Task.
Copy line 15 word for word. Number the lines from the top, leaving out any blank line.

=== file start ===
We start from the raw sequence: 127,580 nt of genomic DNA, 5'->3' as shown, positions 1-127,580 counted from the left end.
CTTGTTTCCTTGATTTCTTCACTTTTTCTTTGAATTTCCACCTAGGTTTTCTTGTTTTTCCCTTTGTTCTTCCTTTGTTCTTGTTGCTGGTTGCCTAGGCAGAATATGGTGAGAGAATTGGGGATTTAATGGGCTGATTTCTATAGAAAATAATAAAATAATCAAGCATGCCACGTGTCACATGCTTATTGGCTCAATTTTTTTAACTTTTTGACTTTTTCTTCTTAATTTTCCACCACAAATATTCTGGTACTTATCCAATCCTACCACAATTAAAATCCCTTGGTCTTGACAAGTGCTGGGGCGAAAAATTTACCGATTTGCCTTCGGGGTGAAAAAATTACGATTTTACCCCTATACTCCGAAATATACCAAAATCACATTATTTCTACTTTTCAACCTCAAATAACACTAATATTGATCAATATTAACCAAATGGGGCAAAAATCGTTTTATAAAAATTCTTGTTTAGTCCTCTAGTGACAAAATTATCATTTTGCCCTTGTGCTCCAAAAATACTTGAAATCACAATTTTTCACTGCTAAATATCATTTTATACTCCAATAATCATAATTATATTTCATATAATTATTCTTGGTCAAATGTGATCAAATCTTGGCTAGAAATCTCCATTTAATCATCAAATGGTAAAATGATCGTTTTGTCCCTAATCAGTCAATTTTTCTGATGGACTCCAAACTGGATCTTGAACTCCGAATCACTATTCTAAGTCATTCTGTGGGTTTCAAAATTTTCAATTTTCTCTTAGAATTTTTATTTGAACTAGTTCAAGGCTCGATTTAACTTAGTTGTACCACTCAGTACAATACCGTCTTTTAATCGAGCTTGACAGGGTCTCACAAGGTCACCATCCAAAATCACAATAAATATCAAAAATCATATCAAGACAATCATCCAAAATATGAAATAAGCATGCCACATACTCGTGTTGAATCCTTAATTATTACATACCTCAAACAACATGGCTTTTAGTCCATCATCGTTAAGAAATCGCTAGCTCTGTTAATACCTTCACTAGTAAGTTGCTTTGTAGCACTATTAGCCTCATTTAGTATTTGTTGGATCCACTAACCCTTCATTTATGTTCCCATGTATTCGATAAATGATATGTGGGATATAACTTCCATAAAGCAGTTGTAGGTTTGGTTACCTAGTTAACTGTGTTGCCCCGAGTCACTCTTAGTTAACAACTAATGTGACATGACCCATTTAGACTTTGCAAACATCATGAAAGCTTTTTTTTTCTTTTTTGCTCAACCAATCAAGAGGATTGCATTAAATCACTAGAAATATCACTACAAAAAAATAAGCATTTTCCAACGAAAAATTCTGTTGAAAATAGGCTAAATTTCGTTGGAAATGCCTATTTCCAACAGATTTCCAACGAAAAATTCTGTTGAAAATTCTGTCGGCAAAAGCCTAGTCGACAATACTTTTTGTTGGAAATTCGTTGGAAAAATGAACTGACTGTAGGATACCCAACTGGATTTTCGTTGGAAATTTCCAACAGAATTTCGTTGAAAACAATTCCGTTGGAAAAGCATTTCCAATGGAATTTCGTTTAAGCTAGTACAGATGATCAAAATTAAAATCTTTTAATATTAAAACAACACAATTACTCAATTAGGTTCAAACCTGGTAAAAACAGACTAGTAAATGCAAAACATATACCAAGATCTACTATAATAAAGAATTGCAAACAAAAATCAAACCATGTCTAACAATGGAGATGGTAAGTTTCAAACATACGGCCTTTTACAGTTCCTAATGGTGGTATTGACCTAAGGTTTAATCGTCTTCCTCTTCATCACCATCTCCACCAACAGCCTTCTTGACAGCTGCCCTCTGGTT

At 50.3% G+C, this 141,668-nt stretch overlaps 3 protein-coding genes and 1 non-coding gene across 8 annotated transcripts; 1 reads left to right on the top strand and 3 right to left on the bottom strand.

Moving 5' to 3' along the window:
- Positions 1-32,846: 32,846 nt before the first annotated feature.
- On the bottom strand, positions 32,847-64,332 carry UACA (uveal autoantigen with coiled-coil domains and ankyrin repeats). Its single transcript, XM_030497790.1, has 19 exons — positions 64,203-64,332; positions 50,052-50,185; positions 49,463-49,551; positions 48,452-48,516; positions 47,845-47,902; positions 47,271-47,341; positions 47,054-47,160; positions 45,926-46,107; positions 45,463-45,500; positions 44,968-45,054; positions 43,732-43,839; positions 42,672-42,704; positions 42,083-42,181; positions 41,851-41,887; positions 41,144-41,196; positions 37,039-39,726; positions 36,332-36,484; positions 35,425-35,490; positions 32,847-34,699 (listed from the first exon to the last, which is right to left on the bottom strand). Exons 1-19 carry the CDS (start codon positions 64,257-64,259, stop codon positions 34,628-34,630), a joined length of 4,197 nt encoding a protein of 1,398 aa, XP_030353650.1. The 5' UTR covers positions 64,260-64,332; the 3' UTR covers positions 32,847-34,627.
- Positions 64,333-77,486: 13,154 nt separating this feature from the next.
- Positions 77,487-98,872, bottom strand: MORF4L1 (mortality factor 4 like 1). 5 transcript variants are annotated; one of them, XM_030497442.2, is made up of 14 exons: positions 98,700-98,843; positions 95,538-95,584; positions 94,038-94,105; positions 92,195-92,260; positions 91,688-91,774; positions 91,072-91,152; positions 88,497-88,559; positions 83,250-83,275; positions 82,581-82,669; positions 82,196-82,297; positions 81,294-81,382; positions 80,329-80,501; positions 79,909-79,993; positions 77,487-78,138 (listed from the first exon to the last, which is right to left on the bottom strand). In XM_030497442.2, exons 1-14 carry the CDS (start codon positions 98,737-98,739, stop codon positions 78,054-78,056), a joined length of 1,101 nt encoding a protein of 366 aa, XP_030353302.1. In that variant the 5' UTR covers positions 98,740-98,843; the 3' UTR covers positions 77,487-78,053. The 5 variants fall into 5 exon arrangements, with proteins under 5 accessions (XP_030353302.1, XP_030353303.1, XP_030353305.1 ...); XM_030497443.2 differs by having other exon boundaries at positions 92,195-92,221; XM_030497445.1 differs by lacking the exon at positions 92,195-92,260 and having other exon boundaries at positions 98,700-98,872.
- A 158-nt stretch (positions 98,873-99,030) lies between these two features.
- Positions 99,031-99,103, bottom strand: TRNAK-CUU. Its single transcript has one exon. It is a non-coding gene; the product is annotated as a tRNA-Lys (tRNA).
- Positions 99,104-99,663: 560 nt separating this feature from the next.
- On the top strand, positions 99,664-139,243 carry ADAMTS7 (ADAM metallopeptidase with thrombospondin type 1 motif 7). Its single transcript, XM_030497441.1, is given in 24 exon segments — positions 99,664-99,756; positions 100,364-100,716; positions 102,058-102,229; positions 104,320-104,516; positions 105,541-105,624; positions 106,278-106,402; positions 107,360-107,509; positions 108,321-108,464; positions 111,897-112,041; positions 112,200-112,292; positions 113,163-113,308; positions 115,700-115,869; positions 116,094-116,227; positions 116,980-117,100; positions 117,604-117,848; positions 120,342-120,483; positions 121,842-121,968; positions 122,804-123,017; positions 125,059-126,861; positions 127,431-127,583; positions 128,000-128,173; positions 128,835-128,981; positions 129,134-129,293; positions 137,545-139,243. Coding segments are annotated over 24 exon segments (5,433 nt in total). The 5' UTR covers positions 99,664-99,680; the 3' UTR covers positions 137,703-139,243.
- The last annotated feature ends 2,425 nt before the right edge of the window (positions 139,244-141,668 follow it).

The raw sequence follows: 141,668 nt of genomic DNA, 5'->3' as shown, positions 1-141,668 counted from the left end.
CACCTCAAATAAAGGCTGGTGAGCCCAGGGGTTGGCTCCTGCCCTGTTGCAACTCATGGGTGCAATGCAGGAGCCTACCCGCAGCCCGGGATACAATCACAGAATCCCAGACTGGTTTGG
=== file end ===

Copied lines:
CACCTCAAATAAAGGCTGGTGAGCCCAGGGGTTGGCTCCTGCCCTGTTGCAACTCATGGGTGCAATGCAGGAGCCTACCCGCAGCCCGGGATACAATCACAGAATCCCAGACTGGTTTGG